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Updated on April 5, 2012

Make Your Child's Room Memorable

I once saw a guy paint Dr. Seuss's the Cat in the Hat (stepping in on the mat) on a wall freehand in a nursery school. This same guy painted an underwater scene with Disney's the Little Mermaid characters in another room in the same school. I am not quite that talented. One thing I learned from my ex-husband (NOT the narcissist I am currently married to, by the way) is how to just about paint anything on a wall. Funny thing is that I can paint better now than I did back then, but the method has stayed with me.

What you first need to do is decide what picture you want to paint. You will need paint in the proper colors, paint thinner or water (depending on the kind of paint you are using), an overhead projector, transparencies, camel hair paint brushes in different sizes, a pounce wheel (available in art stores), couch pillows, a sock, Dixie cups, and either baby powder (for painting on walls other than white in color), or powdered black charcoal (also available in art stores), a pencil, a big roll of paper, and tape.

1. Copy the picture you want to paint onto a transparency.

2. Tape paper to the wall big enough to cover the area you intend to paint.

3. Place transparency on the projector. Move projector closer or further away from the wall until you get the picture sized the way you want.

4. Take the pencil, and stand to one side of the projection to avoid a shadow. Draw an outline around the figures in the pictures.

5. Remove the paper from the wall. Sit on a couch, and use one of the bottom couch cushions (they are firmer) to bear down on while you use the pounce wheel over the pencil lines you just drew.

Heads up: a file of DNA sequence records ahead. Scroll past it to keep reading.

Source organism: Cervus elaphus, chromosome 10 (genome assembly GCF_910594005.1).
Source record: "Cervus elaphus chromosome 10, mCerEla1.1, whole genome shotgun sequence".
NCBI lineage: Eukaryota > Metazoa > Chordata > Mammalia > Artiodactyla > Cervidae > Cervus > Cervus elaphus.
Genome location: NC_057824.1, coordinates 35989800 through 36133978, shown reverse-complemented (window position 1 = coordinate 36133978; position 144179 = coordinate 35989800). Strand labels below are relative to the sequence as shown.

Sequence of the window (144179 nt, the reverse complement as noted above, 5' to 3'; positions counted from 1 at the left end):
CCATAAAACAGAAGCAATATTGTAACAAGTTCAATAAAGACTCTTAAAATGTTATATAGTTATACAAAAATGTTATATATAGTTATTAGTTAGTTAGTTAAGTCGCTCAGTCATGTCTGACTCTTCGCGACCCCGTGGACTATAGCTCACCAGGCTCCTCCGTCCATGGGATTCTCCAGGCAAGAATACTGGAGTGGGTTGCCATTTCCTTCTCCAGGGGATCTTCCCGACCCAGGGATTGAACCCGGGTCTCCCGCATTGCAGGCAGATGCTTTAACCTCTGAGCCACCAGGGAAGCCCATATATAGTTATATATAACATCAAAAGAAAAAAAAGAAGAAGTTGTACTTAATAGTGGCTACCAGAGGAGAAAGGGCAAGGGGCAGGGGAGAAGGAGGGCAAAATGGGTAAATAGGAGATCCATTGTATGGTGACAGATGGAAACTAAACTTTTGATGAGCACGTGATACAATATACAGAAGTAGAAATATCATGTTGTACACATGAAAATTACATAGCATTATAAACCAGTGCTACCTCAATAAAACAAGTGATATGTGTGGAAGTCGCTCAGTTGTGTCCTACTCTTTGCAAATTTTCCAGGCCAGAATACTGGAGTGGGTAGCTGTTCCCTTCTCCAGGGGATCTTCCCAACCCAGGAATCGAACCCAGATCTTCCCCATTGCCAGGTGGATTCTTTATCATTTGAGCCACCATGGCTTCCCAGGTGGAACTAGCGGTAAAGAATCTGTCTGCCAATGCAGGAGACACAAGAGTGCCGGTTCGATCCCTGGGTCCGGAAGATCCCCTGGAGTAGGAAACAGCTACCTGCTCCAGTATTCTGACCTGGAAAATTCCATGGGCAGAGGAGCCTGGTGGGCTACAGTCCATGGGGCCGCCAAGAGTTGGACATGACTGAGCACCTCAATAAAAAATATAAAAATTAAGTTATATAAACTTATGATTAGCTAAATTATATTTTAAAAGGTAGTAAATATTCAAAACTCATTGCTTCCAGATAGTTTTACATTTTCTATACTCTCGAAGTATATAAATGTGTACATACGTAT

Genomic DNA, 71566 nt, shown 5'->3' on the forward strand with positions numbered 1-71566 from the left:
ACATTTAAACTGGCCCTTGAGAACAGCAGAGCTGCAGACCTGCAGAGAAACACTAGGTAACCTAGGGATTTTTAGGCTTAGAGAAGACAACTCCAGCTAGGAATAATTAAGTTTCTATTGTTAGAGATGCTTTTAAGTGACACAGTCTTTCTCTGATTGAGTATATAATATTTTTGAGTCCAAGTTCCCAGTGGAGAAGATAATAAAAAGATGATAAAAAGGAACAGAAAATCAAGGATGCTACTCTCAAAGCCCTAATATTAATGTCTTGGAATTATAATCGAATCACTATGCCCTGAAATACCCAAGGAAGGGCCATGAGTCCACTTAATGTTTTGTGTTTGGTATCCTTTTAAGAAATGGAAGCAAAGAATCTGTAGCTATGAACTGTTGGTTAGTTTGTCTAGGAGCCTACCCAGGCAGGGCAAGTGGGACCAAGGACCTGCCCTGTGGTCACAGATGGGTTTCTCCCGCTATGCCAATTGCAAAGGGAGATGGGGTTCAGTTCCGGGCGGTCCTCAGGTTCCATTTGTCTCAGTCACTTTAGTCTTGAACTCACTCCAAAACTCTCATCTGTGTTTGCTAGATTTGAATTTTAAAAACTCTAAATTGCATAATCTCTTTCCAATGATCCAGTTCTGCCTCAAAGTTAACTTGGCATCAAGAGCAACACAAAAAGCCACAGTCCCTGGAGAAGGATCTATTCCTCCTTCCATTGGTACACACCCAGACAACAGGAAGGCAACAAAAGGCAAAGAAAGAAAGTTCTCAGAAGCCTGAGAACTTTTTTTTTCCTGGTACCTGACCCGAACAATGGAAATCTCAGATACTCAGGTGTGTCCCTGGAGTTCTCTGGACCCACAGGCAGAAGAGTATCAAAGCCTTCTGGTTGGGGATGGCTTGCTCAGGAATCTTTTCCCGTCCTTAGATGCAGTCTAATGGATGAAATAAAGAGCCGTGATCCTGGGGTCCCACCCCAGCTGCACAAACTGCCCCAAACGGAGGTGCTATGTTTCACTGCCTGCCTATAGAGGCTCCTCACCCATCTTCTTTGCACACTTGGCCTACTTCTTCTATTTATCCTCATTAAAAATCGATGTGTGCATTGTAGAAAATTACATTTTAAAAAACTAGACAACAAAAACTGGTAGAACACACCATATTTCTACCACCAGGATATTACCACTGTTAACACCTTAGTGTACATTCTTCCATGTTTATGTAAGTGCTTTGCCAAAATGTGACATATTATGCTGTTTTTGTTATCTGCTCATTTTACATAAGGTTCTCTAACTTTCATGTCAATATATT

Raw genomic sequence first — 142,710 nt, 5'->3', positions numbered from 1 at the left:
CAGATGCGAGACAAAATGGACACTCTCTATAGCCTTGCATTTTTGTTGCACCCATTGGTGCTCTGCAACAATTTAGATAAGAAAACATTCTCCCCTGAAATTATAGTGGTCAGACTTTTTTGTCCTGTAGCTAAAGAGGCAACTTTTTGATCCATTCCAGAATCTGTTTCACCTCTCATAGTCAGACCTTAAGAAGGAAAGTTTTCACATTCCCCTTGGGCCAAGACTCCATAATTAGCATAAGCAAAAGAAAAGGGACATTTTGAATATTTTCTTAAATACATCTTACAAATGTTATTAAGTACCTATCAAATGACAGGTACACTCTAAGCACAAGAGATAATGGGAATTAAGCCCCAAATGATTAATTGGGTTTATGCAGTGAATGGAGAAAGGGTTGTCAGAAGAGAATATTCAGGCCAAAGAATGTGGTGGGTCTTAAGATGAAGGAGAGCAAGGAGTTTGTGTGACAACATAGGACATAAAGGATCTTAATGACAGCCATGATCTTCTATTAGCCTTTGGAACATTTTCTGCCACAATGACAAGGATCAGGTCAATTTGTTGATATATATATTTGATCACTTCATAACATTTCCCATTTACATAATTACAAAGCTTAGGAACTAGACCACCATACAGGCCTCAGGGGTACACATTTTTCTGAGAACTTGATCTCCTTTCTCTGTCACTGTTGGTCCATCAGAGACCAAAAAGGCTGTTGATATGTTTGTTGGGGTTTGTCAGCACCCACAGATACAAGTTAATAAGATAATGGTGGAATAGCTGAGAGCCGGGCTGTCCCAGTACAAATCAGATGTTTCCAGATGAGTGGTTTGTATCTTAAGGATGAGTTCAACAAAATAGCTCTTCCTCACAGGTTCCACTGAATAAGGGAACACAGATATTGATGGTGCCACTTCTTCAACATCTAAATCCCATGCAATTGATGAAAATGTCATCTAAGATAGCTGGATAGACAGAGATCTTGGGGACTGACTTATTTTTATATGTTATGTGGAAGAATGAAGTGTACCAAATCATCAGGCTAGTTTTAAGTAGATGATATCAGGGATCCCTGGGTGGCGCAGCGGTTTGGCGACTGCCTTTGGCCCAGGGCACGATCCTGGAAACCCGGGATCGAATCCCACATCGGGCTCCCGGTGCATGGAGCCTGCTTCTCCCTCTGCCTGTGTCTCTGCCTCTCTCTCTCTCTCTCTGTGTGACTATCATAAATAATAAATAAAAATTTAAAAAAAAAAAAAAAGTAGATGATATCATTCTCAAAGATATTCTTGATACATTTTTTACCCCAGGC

6. Tape the paper on the wall you want to paint, in the exact position you want it.

7. Partially fill the sock with either baby powder or charcoal powder, whichever you chose to use.

8. Lightly pounce the powder through the holes onto the wall, making a light pattern. Remove the paper from the wall again.

9. Put small portions of your paint in Dixie Cups, which are easily carried to the wall, and paint the characters using the pattern one color at a time. Let the first color dry before applying the next.

10. After you have put the base colors down, go back around the outlines with a smaller paintbrush with black paint.

For underwater scenes, as mentioned above, you can thin out a mixture of blue and green in a bigger cup, dip a rag into it and zig zag lines across the wall. Then go back and paint the characters on top of that once the paint has dried.

Voila! Kids love this stuff!

Note: Be certain to use paint that does not contain lead.


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    • advisor4qb profile image

      advisor4qb 8 years ago from On New Footing


    • melshomecorner profile image

      Melinda Winner 8 years ago from Mississippi

      This will be helpful for so many. I remember paying high dollars to have other people do something I guess I could have sdone myself. I wish I would have read this 7 years ago , lol great hub !

      Melinda Winner

    • advisor4qb profile image

      advisor4qb 8 years ago from On New Footing

      Well, I watched my ex-husband do it about a million times, so it does seem pretty simple.  It's important to steady your hand by placing your pinky finger on the wall if you shake.

      Thanks for reading!

    • christine almaraz profile image

      christine almaraz 8 years ago from colorado springs

      Cool ideas. My husband does the drawing in our family but the way you explain it, it seems pretty simple.